Americans actually fear not having an opinion to give. Research has demonstrated that we will even provide opinions on fake subjects (such as our attitude towards completely fictitious drugs listed on a survey). We can’t stand to be without firmly held convictions on pretty much any subject, real or imagined. And if we can’t come up with our own, we’ll use somebody else’s, as others are all too willing to provide us with filler. George Bernard Shaw once wisely observed, “If you leave the smallest corner of your head vacant for a moment, other people’s opinions will rush in from all quarters.” We do so love expressing an opinion.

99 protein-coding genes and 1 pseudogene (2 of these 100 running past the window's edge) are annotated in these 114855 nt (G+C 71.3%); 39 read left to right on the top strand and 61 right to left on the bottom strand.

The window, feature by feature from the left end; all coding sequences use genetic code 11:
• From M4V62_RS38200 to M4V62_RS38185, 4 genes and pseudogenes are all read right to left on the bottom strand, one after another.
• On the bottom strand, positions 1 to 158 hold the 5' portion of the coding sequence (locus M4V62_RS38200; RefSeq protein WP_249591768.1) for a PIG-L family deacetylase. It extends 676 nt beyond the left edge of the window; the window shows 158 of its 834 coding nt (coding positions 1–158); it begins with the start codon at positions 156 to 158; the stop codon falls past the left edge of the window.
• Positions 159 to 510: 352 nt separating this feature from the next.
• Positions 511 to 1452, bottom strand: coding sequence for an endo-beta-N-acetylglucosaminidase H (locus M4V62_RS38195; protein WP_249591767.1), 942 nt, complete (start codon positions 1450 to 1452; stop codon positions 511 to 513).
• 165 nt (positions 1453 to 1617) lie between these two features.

But apparently, there are unfortunate individuals that are pathologically afraid of other people’s opinions. If your neighbor is in the Klu Klux Klan or works for Fox News, you might be justified in a certain level of trepidation when they express their opinion. That’s just plain sane, and obviously not the specific malady I am referring to. I’m talking about a phobia so severe that the poor folks are literally afraid to listen. I mean, all out fear of listening to other people’s feedback or opinions to the point that their palms get sweaty, heart rate increases, and rapid or shallow breathing ensues. Further they experience extreme nausea, and not the “you’re so stupid, I think I’m going to be sick, sort of nausea. More like being 9 months pregnant in New York City in the month of August. And yes, I’m still bitter about that. But anyway, I am actually referring to a psychological problem called allodoxaphobia. I swear it is a real phobia. Trust me, I’m a psychologist. Officially, allodoxaphobia is a psychological disorder characterized by an overwhelming and irrational fear of other people’s opinions. Fortunately, this is a fairly unusual and rare disorder, or so say the clinical psychologists (when you wake them up during a therapy session), which in some cases can make it all the worse for those who suffer from it—they may feel isolated or stigmatized by their condition.